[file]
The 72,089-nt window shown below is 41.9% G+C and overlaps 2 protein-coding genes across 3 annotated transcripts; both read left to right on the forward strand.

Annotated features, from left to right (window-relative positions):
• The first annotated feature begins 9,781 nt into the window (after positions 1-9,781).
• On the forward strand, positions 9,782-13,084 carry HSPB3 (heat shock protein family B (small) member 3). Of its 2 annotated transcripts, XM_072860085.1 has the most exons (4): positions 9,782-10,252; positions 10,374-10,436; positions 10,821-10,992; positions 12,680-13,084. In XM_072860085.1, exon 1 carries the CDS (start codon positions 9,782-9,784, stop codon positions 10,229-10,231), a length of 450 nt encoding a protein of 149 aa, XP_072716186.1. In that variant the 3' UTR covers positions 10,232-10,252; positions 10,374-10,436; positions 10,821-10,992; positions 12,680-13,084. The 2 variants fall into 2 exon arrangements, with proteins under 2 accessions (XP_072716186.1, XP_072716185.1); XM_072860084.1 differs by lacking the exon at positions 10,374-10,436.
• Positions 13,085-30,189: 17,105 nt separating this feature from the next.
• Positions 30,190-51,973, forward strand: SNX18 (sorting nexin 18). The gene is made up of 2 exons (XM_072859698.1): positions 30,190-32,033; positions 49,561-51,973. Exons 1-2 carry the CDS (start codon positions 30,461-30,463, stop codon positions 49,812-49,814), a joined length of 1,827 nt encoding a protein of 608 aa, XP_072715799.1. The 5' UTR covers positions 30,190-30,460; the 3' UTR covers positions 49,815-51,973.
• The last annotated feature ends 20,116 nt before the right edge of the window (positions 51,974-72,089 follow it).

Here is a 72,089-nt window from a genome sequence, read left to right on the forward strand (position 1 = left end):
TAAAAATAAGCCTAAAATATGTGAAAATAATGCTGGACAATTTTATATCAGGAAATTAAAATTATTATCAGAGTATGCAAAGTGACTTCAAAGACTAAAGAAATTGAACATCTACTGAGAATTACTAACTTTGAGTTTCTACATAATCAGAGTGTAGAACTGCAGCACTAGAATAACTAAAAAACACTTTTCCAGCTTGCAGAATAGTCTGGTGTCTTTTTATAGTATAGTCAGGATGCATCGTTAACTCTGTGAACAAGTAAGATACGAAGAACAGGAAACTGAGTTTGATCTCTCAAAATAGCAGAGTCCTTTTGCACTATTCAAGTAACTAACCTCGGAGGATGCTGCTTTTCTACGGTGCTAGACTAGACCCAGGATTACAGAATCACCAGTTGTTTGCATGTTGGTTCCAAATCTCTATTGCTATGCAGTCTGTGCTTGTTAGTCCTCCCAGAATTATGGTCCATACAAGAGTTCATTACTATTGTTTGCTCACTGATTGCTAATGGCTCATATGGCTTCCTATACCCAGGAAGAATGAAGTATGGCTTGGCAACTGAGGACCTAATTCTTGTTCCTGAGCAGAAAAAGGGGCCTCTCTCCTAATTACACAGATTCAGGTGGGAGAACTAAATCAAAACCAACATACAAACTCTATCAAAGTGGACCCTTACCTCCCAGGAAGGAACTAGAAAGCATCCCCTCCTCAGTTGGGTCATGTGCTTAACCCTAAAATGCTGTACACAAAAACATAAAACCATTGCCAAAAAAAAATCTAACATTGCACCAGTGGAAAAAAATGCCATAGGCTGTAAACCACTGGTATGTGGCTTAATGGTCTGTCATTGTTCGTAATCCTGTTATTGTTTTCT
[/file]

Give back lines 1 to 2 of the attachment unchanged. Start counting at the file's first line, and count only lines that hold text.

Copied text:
The 72,089-nt window shown below is 41.9% G+C and overlaps 2 protein-coding genes across 3 annotated transcripts; both read left to right on the forward strand.

Annotated features, from left to right (window-relative positions):